34 A.D.2d 566 (1970)

James A. Kaelin, Respondent, v. Wilmot H. Warner et al., Appellants

Appellate Division of the Supreme Court of the State of New York, Second Department.

March 25, 1970

Judgment affirmed, with costs.

No opinion.

Benjamin, J., dissents and votes to reverse the judgment and dismiss the complaint, with the following memorandum:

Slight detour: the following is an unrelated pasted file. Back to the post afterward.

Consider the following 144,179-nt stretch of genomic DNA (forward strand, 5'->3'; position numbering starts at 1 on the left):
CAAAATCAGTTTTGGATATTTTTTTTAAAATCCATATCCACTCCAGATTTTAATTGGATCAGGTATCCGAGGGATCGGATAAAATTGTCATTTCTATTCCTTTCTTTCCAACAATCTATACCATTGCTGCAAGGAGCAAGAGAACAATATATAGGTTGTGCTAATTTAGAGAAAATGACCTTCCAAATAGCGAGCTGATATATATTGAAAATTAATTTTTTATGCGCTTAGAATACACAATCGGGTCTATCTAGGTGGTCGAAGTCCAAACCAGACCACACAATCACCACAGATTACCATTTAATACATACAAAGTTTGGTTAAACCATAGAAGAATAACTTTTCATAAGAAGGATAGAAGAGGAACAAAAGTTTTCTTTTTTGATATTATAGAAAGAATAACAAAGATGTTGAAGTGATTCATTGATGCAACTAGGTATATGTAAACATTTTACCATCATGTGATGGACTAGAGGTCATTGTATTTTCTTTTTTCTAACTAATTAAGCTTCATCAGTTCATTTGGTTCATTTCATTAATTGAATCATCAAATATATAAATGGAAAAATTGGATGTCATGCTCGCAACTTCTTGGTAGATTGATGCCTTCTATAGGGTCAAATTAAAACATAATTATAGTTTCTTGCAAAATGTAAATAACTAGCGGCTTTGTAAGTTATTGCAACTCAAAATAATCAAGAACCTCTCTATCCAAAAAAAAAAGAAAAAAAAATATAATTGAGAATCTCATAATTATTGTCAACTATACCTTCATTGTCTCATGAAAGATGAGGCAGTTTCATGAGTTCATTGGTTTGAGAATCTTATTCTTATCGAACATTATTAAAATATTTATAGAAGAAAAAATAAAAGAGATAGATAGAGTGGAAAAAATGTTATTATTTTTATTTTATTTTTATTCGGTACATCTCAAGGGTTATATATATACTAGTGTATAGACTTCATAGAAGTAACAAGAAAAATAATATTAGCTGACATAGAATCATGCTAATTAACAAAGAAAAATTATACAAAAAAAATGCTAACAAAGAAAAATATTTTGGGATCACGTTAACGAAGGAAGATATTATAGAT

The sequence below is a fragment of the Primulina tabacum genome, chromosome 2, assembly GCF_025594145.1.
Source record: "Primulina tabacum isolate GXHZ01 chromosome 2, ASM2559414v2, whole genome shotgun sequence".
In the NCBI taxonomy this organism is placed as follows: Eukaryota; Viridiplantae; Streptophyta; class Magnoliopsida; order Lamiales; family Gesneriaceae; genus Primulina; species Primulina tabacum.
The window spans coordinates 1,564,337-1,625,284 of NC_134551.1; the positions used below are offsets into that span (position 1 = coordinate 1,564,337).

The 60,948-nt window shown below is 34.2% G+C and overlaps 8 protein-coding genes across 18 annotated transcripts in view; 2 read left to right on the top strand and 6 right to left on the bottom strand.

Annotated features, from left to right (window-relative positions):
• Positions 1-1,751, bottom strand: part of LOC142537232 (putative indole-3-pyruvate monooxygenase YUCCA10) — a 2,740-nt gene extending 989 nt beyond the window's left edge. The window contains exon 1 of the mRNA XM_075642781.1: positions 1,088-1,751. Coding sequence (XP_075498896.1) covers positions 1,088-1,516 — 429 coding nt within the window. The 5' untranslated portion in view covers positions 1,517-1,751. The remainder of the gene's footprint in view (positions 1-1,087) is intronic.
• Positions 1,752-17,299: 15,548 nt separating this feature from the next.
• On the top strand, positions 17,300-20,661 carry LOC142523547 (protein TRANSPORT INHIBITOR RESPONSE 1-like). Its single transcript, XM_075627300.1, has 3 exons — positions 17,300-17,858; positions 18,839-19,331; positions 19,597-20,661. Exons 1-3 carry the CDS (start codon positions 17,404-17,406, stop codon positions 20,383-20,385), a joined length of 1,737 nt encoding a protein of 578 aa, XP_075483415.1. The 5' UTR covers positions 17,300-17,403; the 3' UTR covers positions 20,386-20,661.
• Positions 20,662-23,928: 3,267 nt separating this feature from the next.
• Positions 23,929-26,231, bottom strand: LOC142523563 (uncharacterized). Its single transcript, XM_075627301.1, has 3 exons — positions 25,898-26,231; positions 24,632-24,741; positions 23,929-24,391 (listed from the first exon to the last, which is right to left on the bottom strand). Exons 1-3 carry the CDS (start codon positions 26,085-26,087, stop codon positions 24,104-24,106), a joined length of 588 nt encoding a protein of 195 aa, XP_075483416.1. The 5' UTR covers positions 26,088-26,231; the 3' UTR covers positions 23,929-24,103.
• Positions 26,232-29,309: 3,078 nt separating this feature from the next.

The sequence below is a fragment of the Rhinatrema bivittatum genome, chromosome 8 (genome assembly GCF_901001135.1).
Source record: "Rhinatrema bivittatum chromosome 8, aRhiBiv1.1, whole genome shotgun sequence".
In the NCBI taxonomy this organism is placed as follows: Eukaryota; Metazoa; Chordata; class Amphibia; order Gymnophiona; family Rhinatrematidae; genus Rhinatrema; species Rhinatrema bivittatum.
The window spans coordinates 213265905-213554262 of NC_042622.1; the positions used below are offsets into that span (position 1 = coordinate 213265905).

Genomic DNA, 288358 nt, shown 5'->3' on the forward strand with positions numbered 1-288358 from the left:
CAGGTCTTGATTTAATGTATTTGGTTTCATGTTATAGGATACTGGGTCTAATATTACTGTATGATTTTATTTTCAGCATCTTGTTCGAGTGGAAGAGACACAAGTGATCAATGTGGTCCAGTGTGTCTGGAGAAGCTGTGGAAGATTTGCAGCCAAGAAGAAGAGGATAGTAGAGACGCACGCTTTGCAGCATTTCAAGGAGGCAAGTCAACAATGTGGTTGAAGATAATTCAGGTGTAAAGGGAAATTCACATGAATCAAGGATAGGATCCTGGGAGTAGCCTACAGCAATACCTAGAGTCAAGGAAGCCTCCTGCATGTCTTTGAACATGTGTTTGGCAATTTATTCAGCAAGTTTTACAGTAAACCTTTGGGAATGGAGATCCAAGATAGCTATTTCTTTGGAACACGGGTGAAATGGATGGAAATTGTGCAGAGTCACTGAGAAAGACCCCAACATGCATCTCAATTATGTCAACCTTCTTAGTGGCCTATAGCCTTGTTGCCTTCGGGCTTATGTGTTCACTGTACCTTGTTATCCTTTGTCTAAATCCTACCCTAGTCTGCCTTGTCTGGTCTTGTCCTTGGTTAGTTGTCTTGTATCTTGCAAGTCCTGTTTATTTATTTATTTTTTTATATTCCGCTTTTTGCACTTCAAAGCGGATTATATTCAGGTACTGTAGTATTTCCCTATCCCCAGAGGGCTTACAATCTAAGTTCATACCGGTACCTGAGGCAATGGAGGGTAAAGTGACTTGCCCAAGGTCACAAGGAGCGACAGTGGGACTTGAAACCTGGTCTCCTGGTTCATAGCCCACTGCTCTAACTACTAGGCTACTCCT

This is an action to recover brokerage commissions on the sale of defendants' farm located in the Town of Riverhead. The proposed contract was mailed by the attorney for the sellers, Mr. Saxstien, on July 3, 1965 to Mrs. Appleby, the would-be purchaser. However, after protracted negotiations, Mr. Kramer, the attorney for Mrs. Appleby, demanded various changes in the proposed contract in a telephone conversation with Mr. Saxstien. Mr. Kramer said that when he talked about the changes with Mr. Saxstien the latter told him he could prepare what he wanted and Mr. Saxstien would then see if the sellers would agree to it. On July 20, 1965 the proposed contract with the required changes was mailed by Mr. Kramer to Mrs. Appleby for execution. On July 22, 1965 the sellers made a commitment to a new buyer, which ripened into a written contract on August 5, 1965. Mrs. Appleby tendered her proposed contract to both Mr. Saxstien and the sellers on July 24, 1965, which was after the sellers' commitment to the new buyer. An offer not given for a consideration may be revoked or withdrawn at any time before an effective acceptance, whether it specifies a period of duration or not (Evans v. 2168 Broadway Corp., 281 N.Y. 34; Cochran v. Taylor, 273 N.Y. 172; Petterson v. Pattberg, 248 N.Y. 86). Justice TASKER, the Trial Judge, in his opinion correctly stated: "The deal produced by plaintiff languished due to the haggling of counsel representing the parties as to terms to be included in the formal contract of sale." Mrs. Appleby, the would-be purchaser did not agree to the terms in the proposed contract prepared by Mr. Saxstien, the attorney for the sellers, but wanted (a) release clauses, (b) privilege of prepayment after one year instead of five years, (c) a guaranty as to acreage and reduction in price if there were less acreage, (d) a later closing date and (e) delayed times of payment. In my opinion, mere agreement as to price on a proposed sale of real property does not constitute a meeting of the minds of seller and purchaser so as to entitle the broker to commissions. The parties must reach an agreement with respect to all essential terms customarily encountered in such a transaction (Sibbald v. Bethlehem Iron Co., 83 N.Y. 378, 382; Haase v. Schneider, 112 App. Div. 336; Matter of Altz, 274 App. Div. 894, affd. 300 N.Y. 607). On the record in this case there was no meeting of the minds of the buyer and the sellers before the sellers withdrew their offer, and sellers' motives in withdrawing their offer are irrelevant. The sellers were certainly free to accept a better offer prior to an acceptance by the broker's proposed purchaser on the essential terms offered by the sellers. The record is totally devoid of any claim that such an acceptance of the sellers' offer occurred prior to its withdrawal. For the foregoing reasons, it is my opinion that we should reverse the judgment for plaintiff and dismiss the complaint.


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